Northwestern College awarded grant for high school theology institute

Northwestern College has been awarded a $440,000 grant from Lilly Endowment Inc. to create “Living Your Faith,” a summer institute for high school students. The institute is part of the Endowment’s High School Youth Theology Institutes initiative, which seeks to encourage young people to explore their religious beliefs and their concerns about contemporary challenges by studying theology and examining how faith calls them to lives of service.

“The goals of Lilly Endowment and the mission of Northwestern College complement each other well,” says Northwestern President Greg Christy. “We’ve partnered with them in the past when they entrusted us with $2.5 million in grants for initiatives to help our students discover God’s calling for their lives. We look forward to doing so again in the development of this institute for high school students.”

According to Dr. James Mead, professor of religion at Northwestern and author of the grant proposal, “Living Your Faith” will be a one-week summer program for rising high school juniors and seniors that will include ongoing mentoring and ministry during the following academic year.

While on campus, the high school students will study Scripture and theology through lectures, discussions and writing assignments led by the college’s religion faculty. They will also participate in small groups facilitated by Northwestern students who are religion majors or campus ministry leaders. Each day will include time for worship, reflection and sharing; break-out sessions on specific topics; guest speakers; small-group meetings with mentors; and service and job-shadowing opportunities designed to introduce program participants to a variety of ministries and agencies.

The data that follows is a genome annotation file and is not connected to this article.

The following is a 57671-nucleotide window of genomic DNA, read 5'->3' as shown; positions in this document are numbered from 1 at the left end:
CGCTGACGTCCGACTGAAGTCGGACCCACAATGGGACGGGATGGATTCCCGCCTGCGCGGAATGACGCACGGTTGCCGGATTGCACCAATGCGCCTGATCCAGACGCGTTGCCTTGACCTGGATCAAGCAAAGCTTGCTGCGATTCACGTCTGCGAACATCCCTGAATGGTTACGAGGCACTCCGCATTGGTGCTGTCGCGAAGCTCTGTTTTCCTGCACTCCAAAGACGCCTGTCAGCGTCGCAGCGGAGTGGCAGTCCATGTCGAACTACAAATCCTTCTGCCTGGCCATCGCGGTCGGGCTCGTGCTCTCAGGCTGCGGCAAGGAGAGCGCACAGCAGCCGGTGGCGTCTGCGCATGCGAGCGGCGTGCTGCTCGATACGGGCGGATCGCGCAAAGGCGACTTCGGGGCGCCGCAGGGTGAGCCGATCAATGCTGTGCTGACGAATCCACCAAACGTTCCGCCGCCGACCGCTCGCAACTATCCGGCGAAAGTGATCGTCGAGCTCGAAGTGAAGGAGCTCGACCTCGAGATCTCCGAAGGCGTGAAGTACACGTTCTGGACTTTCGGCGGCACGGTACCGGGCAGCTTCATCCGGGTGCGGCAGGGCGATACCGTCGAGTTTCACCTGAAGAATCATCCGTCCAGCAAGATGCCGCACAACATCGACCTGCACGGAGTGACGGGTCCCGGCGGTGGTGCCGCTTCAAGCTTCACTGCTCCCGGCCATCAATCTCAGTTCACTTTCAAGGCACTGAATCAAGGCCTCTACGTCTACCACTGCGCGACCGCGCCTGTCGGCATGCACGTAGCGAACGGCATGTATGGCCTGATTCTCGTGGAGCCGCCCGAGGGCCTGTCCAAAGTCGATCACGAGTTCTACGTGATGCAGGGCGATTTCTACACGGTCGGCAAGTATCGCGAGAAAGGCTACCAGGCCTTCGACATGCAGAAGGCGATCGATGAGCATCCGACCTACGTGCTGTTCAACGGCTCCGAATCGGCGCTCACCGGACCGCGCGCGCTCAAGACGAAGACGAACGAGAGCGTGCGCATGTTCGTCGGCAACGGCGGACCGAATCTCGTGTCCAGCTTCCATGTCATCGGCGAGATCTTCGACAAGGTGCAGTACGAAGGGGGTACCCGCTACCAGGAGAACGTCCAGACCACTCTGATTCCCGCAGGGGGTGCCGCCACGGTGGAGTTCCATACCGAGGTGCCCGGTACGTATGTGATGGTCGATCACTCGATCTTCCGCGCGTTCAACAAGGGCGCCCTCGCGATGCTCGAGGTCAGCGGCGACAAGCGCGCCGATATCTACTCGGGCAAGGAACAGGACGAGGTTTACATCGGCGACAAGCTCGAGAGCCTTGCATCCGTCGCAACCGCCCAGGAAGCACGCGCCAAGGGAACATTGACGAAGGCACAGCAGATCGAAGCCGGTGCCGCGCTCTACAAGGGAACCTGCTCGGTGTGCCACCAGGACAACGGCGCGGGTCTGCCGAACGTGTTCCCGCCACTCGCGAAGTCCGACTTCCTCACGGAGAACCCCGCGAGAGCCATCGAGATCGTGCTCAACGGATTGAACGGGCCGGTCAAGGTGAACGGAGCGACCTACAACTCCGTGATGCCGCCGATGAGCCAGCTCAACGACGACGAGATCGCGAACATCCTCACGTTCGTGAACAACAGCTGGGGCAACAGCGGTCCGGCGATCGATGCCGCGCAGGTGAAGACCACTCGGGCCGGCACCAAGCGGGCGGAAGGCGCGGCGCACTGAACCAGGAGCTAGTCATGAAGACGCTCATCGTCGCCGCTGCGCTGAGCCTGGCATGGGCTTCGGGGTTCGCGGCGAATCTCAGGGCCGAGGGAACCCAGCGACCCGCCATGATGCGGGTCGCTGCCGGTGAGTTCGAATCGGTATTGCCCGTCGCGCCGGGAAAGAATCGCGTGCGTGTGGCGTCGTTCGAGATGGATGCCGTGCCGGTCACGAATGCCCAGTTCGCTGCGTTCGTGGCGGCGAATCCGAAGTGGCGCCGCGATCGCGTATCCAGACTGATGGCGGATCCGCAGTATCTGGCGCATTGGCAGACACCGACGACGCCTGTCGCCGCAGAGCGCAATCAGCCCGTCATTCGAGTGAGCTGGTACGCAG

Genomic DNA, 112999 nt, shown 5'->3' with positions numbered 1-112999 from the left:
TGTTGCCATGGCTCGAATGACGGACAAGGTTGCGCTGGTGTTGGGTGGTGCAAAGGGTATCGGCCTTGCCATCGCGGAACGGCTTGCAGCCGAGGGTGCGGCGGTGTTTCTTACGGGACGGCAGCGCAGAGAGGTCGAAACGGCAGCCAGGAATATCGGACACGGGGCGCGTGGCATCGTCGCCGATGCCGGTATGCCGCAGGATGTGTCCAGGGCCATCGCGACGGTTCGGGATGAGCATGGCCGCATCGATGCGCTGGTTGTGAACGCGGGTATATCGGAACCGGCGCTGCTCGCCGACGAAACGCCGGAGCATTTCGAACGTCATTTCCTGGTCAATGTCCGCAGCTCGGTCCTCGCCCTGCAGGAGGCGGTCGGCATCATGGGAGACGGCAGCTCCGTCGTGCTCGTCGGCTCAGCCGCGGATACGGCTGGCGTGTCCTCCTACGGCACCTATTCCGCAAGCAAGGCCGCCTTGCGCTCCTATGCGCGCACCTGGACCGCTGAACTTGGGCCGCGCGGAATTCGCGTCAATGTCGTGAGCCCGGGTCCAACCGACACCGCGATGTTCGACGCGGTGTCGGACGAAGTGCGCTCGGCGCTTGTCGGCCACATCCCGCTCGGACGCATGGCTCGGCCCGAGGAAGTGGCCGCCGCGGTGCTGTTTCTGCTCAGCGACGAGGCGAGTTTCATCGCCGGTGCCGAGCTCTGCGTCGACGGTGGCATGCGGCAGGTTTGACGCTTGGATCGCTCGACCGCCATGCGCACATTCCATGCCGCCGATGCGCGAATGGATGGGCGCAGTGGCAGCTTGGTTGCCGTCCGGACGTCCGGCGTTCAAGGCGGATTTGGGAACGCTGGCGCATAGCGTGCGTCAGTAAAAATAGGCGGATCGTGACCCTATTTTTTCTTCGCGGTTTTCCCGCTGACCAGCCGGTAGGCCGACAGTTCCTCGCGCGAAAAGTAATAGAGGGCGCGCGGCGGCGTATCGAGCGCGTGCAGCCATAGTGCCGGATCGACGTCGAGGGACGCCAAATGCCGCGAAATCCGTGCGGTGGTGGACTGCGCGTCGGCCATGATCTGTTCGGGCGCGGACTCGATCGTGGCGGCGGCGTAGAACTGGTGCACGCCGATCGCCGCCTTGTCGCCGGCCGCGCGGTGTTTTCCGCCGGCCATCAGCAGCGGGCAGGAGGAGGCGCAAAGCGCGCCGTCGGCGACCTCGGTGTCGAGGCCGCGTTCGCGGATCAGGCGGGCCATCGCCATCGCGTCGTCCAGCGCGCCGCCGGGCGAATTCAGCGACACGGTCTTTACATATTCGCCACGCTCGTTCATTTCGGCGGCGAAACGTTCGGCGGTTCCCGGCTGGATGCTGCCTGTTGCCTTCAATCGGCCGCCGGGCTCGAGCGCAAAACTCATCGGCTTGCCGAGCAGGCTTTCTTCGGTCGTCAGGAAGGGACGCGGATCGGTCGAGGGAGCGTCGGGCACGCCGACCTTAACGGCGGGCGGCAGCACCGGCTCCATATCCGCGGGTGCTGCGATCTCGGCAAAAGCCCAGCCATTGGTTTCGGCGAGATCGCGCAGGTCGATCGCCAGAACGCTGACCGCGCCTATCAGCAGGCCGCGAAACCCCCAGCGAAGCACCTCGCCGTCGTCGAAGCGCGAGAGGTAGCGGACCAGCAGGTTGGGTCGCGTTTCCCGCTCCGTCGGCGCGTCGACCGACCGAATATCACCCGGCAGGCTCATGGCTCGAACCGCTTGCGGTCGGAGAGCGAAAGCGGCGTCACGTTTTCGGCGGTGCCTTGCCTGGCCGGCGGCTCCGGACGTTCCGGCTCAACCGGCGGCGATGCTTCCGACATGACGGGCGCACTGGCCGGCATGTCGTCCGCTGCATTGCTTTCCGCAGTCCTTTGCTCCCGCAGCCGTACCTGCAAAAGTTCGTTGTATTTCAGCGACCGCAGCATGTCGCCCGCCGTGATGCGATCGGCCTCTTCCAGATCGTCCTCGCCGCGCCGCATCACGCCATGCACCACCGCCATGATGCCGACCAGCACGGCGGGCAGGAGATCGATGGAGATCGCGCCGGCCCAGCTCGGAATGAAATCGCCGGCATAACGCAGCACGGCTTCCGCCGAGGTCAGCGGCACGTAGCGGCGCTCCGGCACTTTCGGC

With funding from the grant, Northwestern will hire a half-time director and offer the first Living Your Faith institute in the summer of 2017. The grant will also support professional development opportunities for the director; stipends for the instructors and college student mentors; advertising and administrative expenses; and a partial subsidy of the cost for housing, meals and transportation for the high school student participants.

“We are incredibly blessed by the generosity of Lilly Endowment,” says Mead, “and extremely pleased to share in its rich tradition of strengthening Christian higher education for service to the church in the world. It will be exciting to see what God has in store for this program in the years to come.”

Northwestern is one of 82 private four-year colleges and universities participating in the initiative. The schools are located in 29 states and the District of Columbia. Although some schools are independent, many reflect the religious heritage of their founding Christian traditions. These traditions include Baptist, Brethren, Lutheran, Mennonite, Methodist, Presbyterian and Reformed churches, as well as Catholic, non-denominational, Pentecostal and historic African-American Christian communities.

The grants are part of the Endowment’s commitment to identify and develop theologically minded youth who will become leaders in church and society. An additional grant to the Forum for Theological Exploration will establish a program that will bring together leaders of the high school youth theology institutes to foster mutual learning and support.

“These colleges and universities are well-positioned to reach out to high school students in this way,” says Dr. Christopher L. Coble, vice president for religion at Lilly Endowment. “They have outstanding faculty in theology and religion who know how to help young people explore the wisdom of religious traditions and apply these insights to contemporary challenges.”

Lilly Endowment Inc. is an Indianapolis-based private philanthropic foundation created in 1937 by three members of the Lilly family—J.K. Lilly Sr. and sons J.K. Jr. and Eli—through gifts of stock in their pharmaceutical business, Eli Lilly & Company. The Endowment exists to support the causes of religion, education and community development. Lilly Endowment’s religion grant-making is designed to deepen and enrich the religious lives of American Christians. It does this largely through initiatives to enhance and sustain the quality of ministry in American congregations and parishes.